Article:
What’s RallyCross? Well, it’s like AutoCross – the sport where you spend six hours standing around in a parking lot in exchange for six minutes of seat time. But instead put it out in the middle of nowhere so it’s hard to get to, exchange the nice clean paved surface for grass, dirt, and mud. Add flies, blowing dust, wet socks, and allergies. Cut speeds in half and quadruple the abuse your car takes. Then add the near constant obnoxious BRAAAAP of a mostly uncorked Boxer engine and you’d be close. And you know what? It is SO. MUCH. FUN.
It Feels Like the First Time
I’ve tried RallyCrossing twice before. The first one was supposed to be a snow race in February but it hit 50 degrees for a few days before the event and it ended up being a mud bog. Not great for a car with 2 inches of ground clearance. For the second event of the year, the BMW was broken (surprise…) so I took the Focus, and it ended up being more of a sand bog with sandy ruts 8 to 12 inches deep through some of the turns. Even so, I did manage to beat all of the stock Subarus.
In both of those cases, the conditions were poor enough that we only did 3 runs, meaning I traded four hours of driving and another four hours of standing around in exchange for 3 minutes of racing. Not so cool.
But finally the stars aligned and I was able to take the M3 to an event that promised a decent hard-packed surface and lots of runs.
If you’ve been to an autocross, everything will be familiar – the course walks, the driver’s meeting, the gridding, the Miatas absolutely wrecking everyone else.
And while it’s totally possible to RallyCross your daily driver, the level of abuse that a RallyCross car takes is high enough that you’ll see more dedicated RallyCross cars. These range from a stock Festiva or Cavalier right up to a legit rally car with a functional roof scoop that would make Brian Earl Spilner jealous.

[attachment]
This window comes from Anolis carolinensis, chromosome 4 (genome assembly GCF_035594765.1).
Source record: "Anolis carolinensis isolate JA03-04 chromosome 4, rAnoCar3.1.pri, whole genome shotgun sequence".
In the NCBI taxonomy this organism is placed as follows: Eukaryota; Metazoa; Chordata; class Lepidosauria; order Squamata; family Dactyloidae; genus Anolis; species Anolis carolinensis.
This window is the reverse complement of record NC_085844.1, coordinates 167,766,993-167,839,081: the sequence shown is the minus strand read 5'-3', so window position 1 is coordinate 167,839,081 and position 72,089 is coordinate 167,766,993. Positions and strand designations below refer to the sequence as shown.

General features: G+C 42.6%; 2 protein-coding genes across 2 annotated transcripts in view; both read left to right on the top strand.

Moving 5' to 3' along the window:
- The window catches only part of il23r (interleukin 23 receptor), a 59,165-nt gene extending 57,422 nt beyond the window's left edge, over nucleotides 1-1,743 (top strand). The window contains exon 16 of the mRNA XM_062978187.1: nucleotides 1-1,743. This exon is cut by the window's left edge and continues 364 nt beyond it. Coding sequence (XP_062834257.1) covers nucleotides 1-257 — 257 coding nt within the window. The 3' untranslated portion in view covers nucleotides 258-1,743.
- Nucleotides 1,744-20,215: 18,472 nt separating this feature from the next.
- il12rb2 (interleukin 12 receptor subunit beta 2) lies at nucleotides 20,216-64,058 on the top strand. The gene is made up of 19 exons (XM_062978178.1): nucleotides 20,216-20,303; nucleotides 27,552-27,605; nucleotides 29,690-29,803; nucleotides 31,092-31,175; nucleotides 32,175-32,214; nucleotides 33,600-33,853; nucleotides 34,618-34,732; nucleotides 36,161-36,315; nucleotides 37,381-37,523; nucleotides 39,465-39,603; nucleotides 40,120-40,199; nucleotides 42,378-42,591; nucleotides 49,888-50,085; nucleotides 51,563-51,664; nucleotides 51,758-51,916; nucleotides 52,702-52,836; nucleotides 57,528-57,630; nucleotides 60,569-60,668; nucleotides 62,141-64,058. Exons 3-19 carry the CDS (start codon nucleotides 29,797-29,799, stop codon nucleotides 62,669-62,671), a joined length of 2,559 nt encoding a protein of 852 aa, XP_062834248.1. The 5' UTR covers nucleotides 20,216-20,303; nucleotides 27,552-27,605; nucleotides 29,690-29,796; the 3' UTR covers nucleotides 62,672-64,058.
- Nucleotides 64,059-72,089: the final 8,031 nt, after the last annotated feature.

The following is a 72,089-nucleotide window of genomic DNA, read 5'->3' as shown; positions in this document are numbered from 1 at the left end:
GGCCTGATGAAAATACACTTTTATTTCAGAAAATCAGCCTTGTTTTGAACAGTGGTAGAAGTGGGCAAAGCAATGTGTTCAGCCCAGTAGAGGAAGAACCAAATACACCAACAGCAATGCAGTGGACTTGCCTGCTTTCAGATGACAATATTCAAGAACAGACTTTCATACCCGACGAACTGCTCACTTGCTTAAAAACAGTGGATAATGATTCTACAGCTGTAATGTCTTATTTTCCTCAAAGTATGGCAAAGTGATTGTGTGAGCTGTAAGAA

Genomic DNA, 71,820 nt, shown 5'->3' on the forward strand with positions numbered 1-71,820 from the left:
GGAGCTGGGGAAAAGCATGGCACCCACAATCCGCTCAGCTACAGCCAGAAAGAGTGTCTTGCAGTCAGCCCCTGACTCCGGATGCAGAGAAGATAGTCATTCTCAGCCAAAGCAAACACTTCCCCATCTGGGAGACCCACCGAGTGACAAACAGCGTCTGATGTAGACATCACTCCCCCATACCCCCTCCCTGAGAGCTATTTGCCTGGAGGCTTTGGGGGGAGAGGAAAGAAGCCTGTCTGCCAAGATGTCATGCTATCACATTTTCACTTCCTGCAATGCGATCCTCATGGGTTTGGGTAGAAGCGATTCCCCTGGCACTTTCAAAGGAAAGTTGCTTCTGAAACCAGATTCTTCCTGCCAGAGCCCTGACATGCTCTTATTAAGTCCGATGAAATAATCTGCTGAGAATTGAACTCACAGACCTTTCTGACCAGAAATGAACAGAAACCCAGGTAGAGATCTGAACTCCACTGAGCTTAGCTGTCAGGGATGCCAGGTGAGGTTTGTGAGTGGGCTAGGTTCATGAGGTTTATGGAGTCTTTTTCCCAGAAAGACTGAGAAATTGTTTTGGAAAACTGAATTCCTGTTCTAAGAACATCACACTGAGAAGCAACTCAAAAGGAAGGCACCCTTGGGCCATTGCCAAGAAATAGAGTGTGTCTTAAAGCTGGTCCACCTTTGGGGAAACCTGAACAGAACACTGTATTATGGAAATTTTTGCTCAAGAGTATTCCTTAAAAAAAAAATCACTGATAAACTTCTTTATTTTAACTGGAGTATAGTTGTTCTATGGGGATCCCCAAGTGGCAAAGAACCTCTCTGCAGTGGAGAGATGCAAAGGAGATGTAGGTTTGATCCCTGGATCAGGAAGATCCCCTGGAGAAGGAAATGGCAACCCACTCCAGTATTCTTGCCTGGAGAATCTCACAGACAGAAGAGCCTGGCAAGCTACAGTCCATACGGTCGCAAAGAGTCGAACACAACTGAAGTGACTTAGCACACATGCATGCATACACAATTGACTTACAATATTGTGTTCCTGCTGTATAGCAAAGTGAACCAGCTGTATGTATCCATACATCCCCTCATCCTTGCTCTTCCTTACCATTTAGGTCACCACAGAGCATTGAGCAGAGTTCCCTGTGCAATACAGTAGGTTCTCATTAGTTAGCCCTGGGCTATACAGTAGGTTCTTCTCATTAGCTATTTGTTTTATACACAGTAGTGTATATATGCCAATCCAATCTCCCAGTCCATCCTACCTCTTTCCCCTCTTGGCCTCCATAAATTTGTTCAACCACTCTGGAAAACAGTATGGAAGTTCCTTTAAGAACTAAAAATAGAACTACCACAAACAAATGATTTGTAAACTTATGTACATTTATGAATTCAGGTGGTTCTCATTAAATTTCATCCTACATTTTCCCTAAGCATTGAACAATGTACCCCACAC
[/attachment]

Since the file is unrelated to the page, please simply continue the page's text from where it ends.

And just like AutoCross, everyone is there to have a good time and is incredibly friendly and willing to help out with advice, loaning tools, or swapping tires.
How’d the M3 do? Well the course started off as wet grass, which was incredibly slick and led to lots of slidey sideways action, which is fun but slow. After the first heat once it dried up a bit and enough Subarus had gone through using all four wheels to till the fertile Iowa soil, it got grippy. Well, grippier. There was a surprising amount of control and more sideways g-forces than you’d expect. My dad rode along (pictured above) and managed to smash his thumb with his helmet a few times before figuring out where I was going to transition and bracing himself accordingly.
Ample torque from the Explorer 5.0 meant I could spin the tires in 2nd gear any time, any place. My winter Blizzaks did their best and on the rare occasion that I was actually able to point the car straight, it moved.
The Car Broke, Right?
After the first heat I came back to find that someone had dropped off one of my brake vents at my parking spot. And one of my side skirts came loose, but was was easily popped back on. I’m sure I didn’t do the car any favors by blasting across a rough corn field at 40mph, but I drove it home, and that’s more than a couple of cars at the event could say. Also it’s leaking oil now.
I should buy a Miata.